An Interview with Denis Pierrot
Interview by: Emma Pontes
I’m pleased to introduce Physical Chemist and Co-Chief Scientist of GOMECC-3, Denis Pierrot. On a normal day, he can be found in the computer lab overseeing CTD operations, but today, he’s kind enough to escort me to the Hydro Lab where the pCO2 Underway System lives. pCO2 is slightly different than regular CO2 concentration; it is the partial pressure of CO2 in a liquid or gas. On the Ron Brown, we have a pCO2 Underway System which Denis proudly tells me is state of the art, and the result of collaboration between several esteemed scientists around the world.
In Image 1, you can see the conglomerate of wires, equilibrators, and pumps that make up the system. A water line is connected to the system which pumps surface water from outside our ship in a constant flow into the system. The equilibrator (red circle) sprays the incoming water in a thin sheet which allows the air inside to become equilibrated with the water. This means that the pCO2 of the water will equal the pCO2 of the air inside the equilibrator. This equilibrated air is then sent to a gas analyzer (yellow circle) that measures the pCO2. In this manner, the pCO2 of the water is measured indirectly (by measuring equilibrated air pCO2) and graphed neatly on the laptop attached.
Additionally, the pCO2 Underway System has a gas line (green circle) that draws in air from the bow of the ship, ensuring the cleanest air possible with no contamination from ship emissions. This line is connected to the gas analyzer and the incoming air is measured for its pCO2 directly. The goal of this system is to measure the pCO2 of the water AND the atmosphere. The interaction and difference between ocean and air pCO2 is the basis of Denis’ work.
Image 2 shows a graph of the output from the pCO2 Underway System. The blue and brown dots represent pCO2 of the water, while the purple and green crosses represent pCO2 of the atmosphere (purple line). The goal here is to determine where and when the ocean acts as a source and sink of CO2. The ocean is a source of CO2 when the water pCO2 is higher than that of the atmosphere (above the purple line). Conversely, the ocean is a sink of CO2 when atmospheric pCO2 is higher than that of the water (below the purple line). Since gases always move from high to low concentration in an endless quest for equilibrium, Denis and his colleagues can tell if the ocean is releasing (source) or absorbing (sink) CO2 and at what rate. The rate of this CO2 exchange between ocean and atmosphere is called flux. Denis hopes to create an up to date flux map of the Gulf of Mexico complete with spatial and temporal attributes. Flux is constantly changing both seasonally and temporally, and is dependent on wind, ocean current, temperature, and other atmospheric factors.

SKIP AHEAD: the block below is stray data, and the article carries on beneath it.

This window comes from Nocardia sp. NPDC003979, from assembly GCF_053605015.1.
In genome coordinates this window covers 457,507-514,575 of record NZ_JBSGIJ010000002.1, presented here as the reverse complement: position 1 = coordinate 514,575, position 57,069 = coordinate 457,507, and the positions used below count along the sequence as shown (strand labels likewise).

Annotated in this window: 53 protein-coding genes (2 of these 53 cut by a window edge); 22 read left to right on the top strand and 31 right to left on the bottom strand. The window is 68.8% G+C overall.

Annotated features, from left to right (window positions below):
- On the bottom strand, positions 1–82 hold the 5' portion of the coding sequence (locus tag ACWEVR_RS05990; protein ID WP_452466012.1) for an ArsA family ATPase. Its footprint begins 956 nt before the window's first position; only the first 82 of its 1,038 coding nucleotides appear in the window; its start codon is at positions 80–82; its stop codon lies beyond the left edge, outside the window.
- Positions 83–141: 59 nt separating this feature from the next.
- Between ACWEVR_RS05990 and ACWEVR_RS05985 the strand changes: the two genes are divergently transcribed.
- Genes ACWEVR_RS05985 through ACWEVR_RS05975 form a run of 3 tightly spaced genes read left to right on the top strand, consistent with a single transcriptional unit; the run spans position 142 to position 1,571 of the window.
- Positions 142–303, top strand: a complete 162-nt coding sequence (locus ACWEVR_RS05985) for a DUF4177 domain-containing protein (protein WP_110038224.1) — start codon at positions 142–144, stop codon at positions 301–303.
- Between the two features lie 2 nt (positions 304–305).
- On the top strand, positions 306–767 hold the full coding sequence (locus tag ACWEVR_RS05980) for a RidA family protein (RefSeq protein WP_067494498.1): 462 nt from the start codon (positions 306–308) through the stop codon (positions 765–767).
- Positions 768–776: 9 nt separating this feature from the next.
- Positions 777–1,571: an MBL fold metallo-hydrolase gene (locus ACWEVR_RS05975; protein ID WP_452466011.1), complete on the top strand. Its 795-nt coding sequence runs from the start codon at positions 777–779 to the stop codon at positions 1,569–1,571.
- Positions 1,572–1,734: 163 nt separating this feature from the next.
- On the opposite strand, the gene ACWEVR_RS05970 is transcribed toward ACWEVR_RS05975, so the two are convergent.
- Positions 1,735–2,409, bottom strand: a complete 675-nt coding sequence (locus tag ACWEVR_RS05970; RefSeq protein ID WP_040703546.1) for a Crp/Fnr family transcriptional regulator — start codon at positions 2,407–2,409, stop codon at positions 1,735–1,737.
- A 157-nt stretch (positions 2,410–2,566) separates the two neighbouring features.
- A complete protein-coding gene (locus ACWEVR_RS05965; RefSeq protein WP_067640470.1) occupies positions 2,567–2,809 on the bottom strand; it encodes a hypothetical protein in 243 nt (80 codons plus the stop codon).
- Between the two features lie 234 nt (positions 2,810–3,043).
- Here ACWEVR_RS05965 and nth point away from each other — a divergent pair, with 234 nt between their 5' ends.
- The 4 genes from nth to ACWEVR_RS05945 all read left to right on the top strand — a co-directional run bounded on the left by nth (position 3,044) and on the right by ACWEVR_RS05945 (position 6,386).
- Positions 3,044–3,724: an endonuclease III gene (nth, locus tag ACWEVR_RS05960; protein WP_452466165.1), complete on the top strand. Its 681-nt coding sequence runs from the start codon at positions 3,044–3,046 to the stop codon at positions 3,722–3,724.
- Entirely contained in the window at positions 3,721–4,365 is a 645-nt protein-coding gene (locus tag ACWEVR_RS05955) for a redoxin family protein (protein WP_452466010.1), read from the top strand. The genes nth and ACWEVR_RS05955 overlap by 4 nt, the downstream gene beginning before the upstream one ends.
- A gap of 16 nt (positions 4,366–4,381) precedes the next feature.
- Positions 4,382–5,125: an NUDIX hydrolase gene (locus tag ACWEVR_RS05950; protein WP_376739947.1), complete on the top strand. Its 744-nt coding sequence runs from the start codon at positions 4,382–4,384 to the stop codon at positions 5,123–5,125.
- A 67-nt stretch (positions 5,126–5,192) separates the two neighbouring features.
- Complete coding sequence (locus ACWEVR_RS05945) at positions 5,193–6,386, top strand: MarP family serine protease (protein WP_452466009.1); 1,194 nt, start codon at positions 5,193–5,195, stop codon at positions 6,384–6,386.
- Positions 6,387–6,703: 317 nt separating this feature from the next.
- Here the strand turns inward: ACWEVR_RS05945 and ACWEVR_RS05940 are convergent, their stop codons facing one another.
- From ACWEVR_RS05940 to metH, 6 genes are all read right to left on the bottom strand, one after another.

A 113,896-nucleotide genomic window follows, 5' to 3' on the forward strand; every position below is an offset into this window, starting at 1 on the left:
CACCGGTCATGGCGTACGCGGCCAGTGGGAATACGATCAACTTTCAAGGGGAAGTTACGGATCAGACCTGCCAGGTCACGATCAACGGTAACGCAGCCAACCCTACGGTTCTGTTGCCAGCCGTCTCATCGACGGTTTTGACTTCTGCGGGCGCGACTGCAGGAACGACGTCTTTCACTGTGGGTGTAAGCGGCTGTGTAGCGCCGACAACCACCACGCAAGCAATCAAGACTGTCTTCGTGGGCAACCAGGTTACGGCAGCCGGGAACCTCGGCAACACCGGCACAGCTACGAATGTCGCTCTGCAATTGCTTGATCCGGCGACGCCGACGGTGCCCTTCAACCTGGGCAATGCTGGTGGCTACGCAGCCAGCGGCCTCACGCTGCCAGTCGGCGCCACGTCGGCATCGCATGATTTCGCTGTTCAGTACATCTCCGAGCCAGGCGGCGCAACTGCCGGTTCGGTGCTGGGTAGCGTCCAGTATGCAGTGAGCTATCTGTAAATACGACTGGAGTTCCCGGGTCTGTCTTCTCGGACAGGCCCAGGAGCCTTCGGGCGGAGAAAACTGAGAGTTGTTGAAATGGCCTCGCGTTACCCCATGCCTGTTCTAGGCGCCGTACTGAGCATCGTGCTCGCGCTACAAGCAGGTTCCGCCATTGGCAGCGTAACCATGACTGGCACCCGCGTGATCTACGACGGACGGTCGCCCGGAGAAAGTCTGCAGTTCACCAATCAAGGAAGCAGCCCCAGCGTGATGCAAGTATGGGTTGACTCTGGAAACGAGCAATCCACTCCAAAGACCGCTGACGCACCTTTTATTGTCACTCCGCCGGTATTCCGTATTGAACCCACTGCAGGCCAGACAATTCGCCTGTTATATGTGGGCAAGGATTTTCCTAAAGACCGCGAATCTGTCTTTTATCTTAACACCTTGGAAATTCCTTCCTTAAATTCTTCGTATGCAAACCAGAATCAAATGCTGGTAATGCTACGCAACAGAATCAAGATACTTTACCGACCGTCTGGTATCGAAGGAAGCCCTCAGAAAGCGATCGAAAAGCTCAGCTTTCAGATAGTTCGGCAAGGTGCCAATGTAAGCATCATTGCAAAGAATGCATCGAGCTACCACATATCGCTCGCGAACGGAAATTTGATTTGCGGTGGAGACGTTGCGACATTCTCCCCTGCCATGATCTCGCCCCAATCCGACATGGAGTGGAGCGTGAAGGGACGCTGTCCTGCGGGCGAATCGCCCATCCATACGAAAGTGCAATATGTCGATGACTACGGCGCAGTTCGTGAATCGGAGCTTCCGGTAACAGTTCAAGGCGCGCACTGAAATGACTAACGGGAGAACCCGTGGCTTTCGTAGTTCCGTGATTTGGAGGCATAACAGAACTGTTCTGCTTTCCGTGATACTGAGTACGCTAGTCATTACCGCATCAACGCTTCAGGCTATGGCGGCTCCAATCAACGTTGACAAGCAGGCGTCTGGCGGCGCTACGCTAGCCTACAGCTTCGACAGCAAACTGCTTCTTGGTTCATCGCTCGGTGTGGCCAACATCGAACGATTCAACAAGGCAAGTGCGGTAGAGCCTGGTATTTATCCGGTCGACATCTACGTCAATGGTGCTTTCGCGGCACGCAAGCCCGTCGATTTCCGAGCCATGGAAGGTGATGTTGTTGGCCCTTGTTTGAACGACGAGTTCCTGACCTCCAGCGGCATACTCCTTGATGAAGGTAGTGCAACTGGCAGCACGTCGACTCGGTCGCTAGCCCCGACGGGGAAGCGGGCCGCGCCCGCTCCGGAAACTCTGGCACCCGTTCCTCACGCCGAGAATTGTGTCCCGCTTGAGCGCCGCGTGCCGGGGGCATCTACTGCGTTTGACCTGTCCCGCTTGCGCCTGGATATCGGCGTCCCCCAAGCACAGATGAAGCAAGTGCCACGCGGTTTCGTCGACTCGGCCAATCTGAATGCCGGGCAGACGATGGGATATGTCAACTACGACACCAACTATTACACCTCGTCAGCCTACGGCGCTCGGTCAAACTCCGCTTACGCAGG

One quarter of anthropogenic CO2 is dissolved into the ocean. This has important and unfavorable implications for calcifying organisms such as certain plankton, corals, sea urchins, and any other creature that relies on carbonate to build its shell or skeleton. CO2 is an acidic gas that lowers the pH of water which it is dissolved in. A lower pH means more acidic water, which also means less available carbonate for calcifying critters to utilize in their shell building. A more acidic ocean is one with fewer ecologically important corals (and other carbonate-reliant species) and fewer commercially important seafood items like shellfish. Denis is very passionate about his work, which has ecological and commercial implications under ocean acidification conditions.